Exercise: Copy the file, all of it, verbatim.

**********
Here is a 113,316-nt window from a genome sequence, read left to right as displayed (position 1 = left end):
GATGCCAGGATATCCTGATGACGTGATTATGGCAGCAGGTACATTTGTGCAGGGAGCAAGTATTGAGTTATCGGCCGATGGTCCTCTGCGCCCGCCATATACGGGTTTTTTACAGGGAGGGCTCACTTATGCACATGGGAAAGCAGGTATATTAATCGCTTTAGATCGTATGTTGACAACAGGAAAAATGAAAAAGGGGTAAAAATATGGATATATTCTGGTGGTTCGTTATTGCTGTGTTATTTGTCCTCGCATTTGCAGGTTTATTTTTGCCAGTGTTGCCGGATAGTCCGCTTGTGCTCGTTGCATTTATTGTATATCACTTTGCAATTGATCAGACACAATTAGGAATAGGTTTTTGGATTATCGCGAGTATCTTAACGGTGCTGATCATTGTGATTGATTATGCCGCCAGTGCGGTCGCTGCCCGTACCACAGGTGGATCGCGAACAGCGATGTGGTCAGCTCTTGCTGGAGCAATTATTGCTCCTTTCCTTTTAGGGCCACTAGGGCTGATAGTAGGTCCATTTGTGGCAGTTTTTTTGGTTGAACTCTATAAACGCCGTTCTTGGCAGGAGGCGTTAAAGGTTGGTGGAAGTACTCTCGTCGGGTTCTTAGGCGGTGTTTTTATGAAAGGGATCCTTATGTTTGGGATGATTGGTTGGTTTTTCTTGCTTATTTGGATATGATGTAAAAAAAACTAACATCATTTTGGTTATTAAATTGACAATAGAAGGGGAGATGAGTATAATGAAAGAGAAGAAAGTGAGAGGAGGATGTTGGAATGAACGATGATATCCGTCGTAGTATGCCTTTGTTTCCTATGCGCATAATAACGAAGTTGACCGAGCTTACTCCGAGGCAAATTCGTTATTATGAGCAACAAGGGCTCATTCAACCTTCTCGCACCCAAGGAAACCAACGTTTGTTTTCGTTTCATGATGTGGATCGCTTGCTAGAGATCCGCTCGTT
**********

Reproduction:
Here is a 113,316-nt window from a genome sequence, read left to right as displayed (position 1 = left end):
GATGCCAGGATATCCTGATGACGTGATTATGGCAGCAGGTACATTTGTGCAGGGAGCAAGTATTGAGTTATCGGCCGATGGTCCTCTGCGCCCGCCATATACGGGTTTTTTACAGGGAGGGCTCACTTATGCACATGGGAAAGCAGGTATATTAATCGCTTTAGATCGTATGTTGACAACAGGAAAAATGAAAAAGGGGTAAAAATATGGATATATTCTGGTGGTTCGTTATTGCTGTGTTATTTGTCCTCGCATTTGCAGGTTTATTTTTGCCAGTGTTGCCGGATAGTCCGCTTGTGCTCGTTGCATTTATTGTATATCACTTTGCAATTGATCAGACACAATTAGGAATAGGTTTTTGGATTATCGCGAGTATCTTAACGGTGCTGATCATTGTGATTGATTATGCCGCCAGTGCGGTCGCTGCCCGTACCACAGGTGGATCGCGAACAGCGATGTGGTCAGCTCTTGCTGGAGCAATTATTGCTCCTTTCCTTTTAGGGCCACTAGGGCTGATAGTAGGTCCATTTGTGGCAGTTTTTTTGGTTGAACTCTATAAACGCCGTTCTTGGCAGGAGGCGTTAAAGGTTGGTGGAAGTACTCTCGTCGGGTTCTTAGGCGGTGTTTTTATGAAAGGGATCCTTATGTTTGGGATGATTGGTTGGTTTTTCTTGCTTATTTGGATATGATGTAAAAAAAACTAACATCATTTTGGTTATTAAATTGACAATAGAAGGGGAGATGAGTATAATGAAAGAGAAGAAAGTGAGAGGAGGATGTTGGAATGAACGATGATATCCGTCGTAGTATGCCTTTGTTTCCTATGCGCATAATAACGAAGTTGACCGAGCTTACTCCGAGGCAAATTCGTTATTATGAGCAACAAGGGCTCATTCAACCTTCTCGCACCCAAGGAAACCAACGTTTGTTTTCGTTTCATGATGTGGATCGCTTGCTAGAGATCCGCTCGTT